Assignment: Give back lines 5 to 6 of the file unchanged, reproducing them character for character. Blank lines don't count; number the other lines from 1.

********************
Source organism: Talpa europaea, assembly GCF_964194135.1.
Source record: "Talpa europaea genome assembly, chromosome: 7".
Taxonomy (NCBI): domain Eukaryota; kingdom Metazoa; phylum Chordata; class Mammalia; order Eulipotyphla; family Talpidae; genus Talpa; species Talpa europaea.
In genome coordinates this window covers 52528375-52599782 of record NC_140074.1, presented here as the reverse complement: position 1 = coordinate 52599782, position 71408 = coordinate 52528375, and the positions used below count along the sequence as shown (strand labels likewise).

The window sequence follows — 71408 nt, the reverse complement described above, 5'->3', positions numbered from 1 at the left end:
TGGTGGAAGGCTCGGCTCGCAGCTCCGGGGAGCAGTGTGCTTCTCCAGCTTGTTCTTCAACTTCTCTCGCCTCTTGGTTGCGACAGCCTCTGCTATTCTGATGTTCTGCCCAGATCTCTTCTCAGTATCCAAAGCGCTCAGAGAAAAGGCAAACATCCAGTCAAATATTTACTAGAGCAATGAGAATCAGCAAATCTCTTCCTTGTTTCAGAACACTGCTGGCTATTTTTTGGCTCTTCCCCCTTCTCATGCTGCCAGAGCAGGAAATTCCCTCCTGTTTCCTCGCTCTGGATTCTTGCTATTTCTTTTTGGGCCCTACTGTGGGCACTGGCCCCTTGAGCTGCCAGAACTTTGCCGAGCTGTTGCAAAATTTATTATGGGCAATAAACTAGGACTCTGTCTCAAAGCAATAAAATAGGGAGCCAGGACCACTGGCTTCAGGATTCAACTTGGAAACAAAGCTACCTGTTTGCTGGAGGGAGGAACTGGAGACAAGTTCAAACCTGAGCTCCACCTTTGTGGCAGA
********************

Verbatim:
The window sequence follows — 71408 nt, the reverse complement described above, 5'->3', positions numbered from 1 at the left end:
TGGTGGAAGGCTCGGCTCGCAGCTCCGGGGAGCAGTGTGCTTCTCCAGCTTGTTCTTCAACTTCTCTCGCCTCTTGGTTGCGACAGCCTCTGCTATTCTGATGTTCTGCCCAGATCTCTTCTCAGTATCCAAAGCGCTCAGAGAAAAGGCAAACATCCAGTCAAATATTTACTAGAGCAATGAGAATCAGCAAATCTCTTCCTTGTTTCAGAACACTGCTGGCTATTTTTTGGCTCTTCCCCCTTCTCATGCTGCCAGAGCAGGAAATTCCCTCCTGTTTCCTCGCTCTGGATTCTTGCTATTTCTTTTTGGGCCCTACTGTGGGCACTGGCCCCTTGAGCTGCCAGAACTTTGCCGAGCTGTTGCAAAATTTATTATGGGCAATAAACTAGGACTCTGTCTCAAAGCAATAAAATAGGGAGCCAGGACCACTGGCTTCAGGATTCAACTTGGAAACAAAGCTACCTGTTTGCTGGAGGGAGGAACTGGAGACAAGTTCAAACCTGAGCTCCACCTTTGTGGCAGA